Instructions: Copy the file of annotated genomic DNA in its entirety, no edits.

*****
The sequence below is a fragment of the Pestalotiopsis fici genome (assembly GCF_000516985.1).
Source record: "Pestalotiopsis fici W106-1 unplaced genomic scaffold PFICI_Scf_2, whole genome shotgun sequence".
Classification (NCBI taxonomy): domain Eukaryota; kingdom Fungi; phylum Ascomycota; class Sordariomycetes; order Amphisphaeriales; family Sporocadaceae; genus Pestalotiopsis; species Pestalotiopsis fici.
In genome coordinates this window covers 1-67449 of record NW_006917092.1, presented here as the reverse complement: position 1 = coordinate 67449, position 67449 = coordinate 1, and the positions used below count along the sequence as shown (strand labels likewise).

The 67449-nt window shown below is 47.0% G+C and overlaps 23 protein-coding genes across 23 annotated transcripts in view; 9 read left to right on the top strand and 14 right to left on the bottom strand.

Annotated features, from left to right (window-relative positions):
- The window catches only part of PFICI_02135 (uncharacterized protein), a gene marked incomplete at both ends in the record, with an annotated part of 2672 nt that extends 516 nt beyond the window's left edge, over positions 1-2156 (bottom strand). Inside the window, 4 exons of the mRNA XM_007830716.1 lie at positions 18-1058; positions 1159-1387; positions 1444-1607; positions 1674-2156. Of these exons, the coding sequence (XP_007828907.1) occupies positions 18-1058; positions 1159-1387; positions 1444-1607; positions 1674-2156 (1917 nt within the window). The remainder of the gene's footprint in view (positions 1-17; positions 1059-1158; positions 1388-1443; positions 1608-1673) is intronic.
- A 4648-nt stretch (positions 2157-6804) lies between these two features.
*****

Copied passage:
The sequence below is a fragment of the Pestalotiopsis fici genome (assembly GCF_000516985.1).
Source record: "Pestalotiopsis fici W106-1 unplaced genomic scaffold PFICI_Scf_2, whole genome shotgun sequence".
Classification (NCBI taxonomy): domain Eukaryota; kingdom Fungi; phylum Ascomycota; class Sordariomycetes; order Amphisphaeriales; family Sporocadaceae; genus Pestalotiopsis; species Pestalotiopsis fici.
In genome coordinates this window covers 1-67449 of record NW_006917092.1, presented here as the reverse complement: position 1 = coordinate 67449, position 67449 = coordinate 1, and the positions used below count along the sequence as shown (strand labels likewise).

The 67449-nt window shown below is 47.0% G+C and overlaps 23 protein-coding genes across 23 annotated transcripts in view; 9 read left to right on the top strand and 14 right to left on the bottom strand.

Annotated features, from left to right (window-relative positions):
- The window catches only part of PFICI_02135 (uncharacterized protein), a gene marked incomplete at both ends in the record, with an annotated part of 2672 nt that extends 516 nt beyond the window's left edge, over positions 1-2156 (bottom strand). Inside the window, 4 exons of the mRNA XM_007830716.1 lie at positions 18-1058; positions 1159-1387; positions 1444-1607; positions 1674-2156. Of these exons, the coding sequence (XP_007828907.1) occupies positions 18-1058; positions 1159-1387; positions 1444-1607; positions 1674-2156 (1917 nt within the window). The remainder of the gene's footprint in view (positions 1-17; positions 1059-1158; positions 1388-1443; positions 1608-1673) is intronic.
- A 4648-nt stretch (positions 2157-6804) lies between these two features.